Shareholders to sue Steinhoff for R185bn
Consortium of law firms applies to high court for what will be SA’s largest legal action to date
Steinhoff, which has had nearly R190bn wiped off its market valuation since December when accounting irregularities came to light, is facing mounting legal woes with the launch of a classaction lawsuit in Johannesburg.
On Wednesday, a consortium of law firms, acting on behalf of Steinhoff shareholders, applied to the High Court in Johannesburg to launch what will be the biggest class-action lawsuit in SA’s history.
If the application is successful, investors could be seeking damages of more than R185bn, nearly 20 times Steinhoff’s current market capitalisation.
The suit adds to a number of legal actions that have been brought against Steinhoff and related parties in recent months.
Former chairman and major shareholder Christo Wiese is suing the group for damages of R59bn, while class-action suits have also been brought on behalf of shareholders in Germany and the Netherlands.
In June, Dutch shareholder group VEB filed a lawsuit against Steinhoff auditor Deloitte in Rotterdam.
The Johannesburg application names as defendants the Dutch incorporated Steinhoff International Holdings NV; its South African predecessor, Steinhoff International Holdings; as well as parties that assisted with its Frankfurt listing — these are PSG Capital, Absa, Germany’s Commerzbank and UK-based Standard Chartered Bank, as well as auditors Deloitte and Rödl & Partner.
More than 30 current and former directors of Steinhoff and its subsidiaries have been named as respondents, including Wiese, former CEO Markus Jooste, former CFO Ben la Grange as well as Steinhoff’s current CEO, Danie van der Merwe.
The lawsuit brings claims on behalf of all investors who bought Steinhoff shares in the period from at least June 26 2013 up to the date Jooste resigned, on December 5 2017, when the accounting irregularities were first disclosed.
The 2013 date relates to the initial purchase of European furniture retailer Kika-Leiner by Genesis Investment Holding,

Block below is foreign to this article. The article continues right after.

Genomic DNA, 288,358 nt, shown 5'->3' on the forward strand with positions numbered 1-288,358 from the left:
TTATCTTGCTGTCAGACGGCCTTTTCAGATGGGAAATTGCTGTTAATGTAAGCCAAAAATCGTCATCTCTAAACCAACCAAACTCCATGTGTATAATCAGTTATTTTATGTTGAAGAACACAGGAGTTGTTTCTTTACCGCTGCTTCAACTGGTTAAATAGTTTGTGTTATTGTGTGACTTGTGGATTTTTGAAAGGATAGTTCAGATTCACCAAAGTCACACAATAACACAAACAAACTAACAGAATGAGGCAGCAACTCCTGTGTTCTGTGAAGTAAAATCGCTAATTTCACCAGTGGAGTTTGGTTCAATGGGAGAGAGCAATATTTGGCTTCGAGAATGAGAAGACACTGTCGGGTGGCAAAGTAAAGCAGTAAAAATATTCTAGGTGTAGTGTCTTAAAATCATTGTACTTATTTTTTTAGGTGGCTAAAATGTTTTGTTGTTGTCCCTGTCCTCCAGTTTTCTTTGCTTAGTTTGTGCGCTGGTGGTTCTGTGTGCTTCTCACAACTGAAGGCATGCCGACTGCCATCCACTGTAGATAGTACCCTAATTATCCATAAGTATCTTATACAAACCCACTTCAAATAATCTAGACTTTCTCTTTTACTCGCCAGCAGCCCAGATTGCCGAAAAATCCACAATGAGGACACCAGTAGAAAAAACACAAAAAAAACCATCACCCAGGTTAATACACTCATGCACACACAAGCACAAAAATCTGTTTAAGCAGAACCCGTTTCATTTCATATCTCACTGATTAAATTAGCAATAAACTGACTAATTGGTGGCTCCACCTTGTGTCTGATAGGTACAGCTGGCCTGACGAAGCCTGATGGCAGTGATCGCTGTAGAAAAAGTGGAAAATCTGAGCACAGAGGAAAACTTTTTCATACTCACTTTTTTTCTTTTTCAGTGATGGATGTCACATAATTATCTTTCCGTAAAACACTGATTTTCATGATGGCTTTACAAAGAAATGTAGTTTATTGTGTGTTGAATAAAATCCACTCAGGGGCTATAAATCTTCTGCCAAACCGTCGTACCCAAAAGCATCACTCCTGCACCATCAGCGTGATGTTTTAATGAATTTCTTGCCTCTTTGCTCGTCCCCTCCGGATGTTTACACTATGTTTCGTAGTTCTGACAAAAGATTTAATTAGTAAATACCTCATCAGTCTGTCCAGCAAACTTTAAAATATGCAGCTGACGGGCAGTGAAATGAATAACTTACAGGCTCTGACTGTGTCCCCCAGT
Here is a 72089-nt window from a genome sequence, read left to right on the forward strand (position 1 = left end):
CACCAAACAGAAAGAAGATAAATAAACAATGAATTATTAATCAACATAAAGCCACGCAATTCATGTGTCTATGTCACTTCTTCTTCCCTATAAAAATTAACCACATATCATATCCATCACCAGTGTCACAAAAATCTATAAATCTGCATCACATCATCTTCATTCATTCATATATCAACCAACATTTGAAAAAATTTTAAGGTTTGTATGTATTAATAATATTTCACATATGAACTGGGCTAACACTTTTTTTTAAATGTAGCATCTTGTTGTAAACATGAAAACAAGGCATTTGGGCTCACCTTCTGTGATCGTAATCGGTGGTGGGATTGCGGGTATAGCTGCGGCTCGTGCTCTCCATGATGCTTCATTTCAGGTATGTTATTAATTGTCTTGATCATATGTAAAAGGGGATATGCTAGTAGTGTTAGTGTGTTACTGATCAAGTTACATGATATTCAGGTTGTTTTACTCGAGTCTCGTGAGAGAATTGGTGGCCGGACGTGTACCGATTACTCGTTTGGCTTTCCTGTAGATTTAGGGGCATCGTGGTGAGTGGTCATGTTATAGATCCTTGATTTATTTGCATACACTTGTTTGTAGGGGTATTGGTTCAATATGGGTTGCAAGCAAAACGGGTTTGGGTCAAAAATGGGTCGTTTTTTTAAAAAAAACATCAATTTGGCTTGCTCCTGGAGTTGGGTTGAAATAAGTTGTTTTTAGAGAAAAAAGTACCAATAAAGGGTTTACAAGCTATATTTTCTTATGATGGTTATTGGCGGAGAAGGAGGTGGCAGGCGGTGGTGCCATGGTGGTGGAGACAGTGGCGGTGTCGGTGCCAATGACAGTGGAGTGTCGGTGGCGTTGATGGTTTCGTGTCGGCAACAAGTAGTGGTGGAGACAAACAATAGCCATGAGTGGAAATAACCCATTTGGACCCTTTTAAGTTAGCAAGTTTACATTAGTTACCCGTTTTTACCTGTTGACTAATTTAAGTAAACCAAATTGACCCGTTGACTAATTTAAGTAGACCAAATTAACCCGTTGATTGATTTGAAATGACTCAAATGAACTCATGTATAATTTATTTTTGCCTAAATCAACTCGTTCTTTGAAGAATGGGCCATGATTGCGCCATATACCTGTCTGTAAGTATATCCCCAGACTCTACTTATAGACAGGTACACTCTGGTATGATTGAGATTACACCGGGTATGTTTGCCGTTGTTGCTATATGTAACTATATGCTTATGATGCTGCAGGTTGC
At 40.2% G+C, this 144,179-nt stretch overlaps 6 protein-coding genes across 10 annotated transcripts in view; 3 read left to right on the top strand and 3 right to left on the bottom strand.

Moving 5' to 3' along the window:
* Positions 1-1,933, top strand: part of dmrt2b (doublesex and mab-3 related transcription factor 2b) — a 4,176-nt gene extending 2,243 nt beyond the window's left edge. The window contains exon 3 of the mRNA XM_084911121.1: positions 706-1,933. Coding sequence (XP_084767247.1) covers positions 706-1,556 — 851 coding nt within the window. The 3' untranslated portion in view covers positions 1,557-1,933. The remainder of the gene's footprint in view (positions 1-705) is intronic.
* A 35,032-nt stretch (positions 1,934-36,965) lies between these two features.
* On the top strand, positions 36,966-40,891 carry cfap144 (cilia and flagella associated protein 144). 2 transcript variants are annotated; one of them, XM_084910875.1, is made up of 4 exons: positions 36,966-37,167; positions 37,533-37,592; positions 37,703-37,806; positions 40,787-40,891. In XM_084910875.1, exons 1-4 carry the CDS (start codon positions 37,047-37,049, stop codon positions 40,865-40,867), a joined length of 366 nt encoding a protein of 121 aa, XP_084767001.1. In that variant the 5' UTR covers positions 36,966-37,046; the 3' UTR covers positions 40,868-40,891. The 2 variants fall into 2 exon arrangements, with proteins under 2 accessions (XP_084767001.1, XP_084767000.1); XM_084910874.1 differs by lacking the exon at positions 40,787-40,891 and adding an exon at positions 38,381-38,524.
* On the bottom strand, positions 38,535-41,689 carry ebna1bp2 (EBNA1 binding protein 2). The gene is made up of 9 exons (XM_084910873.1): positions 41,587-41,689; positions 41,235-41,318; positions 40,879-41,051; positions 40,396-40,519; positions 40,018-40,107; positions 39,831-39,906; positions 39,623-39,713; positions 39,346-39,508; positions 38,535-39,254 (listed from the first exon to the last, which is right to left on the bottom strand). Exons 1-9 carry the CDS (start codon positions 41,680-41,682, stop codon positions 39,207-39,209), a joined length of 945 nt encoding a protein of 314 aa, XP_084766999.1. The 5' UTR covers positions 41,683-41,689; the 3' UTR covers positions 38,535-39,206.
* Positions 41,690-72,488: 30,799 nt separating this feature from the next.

a Steinhoff off-balance sheet entity. Steinhoff, which initially bought Kika-Leiner’s property assets, later acquired the retail operations too.
The lawsuit, which will be the first class-action suit in SA on behalf of investors, was brought by Johannesburg-based law firm LHL Attorneys, Dutch firm Bynkershoek Dispute Resolution and German firm TILP Litigation.
The suit dwarfs the record class-action settlement reached in May when mining companies agreed to pay R1.4bn in compensation to mine workers who contracted silicosis and tuberculosis on gold mines from 1965.
Zain Lundell, a member of LHL Attorneys, said there was a specific reason why SA had been chosen for the class action.
“SA has a well-established and reliable legal system with favourable legislation that we believe will allow aggrieved investors to be fairly compensated for their losses. Moreover, SA’s true opt-out class-action procedure is superior to the proceedings available in the Nether- lands and Germany and, thus, will contribute to the protection of all shareholders, large and small alike.”
As opposed to Germany and the Netherlands, which require investors to opt in, all investors in SA are automatically a part of the class-action unless they choose to opt out.
Lundell said the effort to recover damages warranted the cross-jurisdictional effort by the three law firms.
“Steinhoff was originally incorporated in SA, then the Netherlands, and is listed on the Frankfurt Stock Exchange as well as the JSE.
“So, we are seeking to provide a seamless solution to investors regarding claiming damages,” he said.
LHL Attorneys was the first law firm to seek damages on behalf of people who contracted listeriosis from Tiger Brands’ processed meat products and is now jointly prosecuting the listeriosis class-action suit with Richard Spoor Attorneys, who represented mine employees in the silicosis case.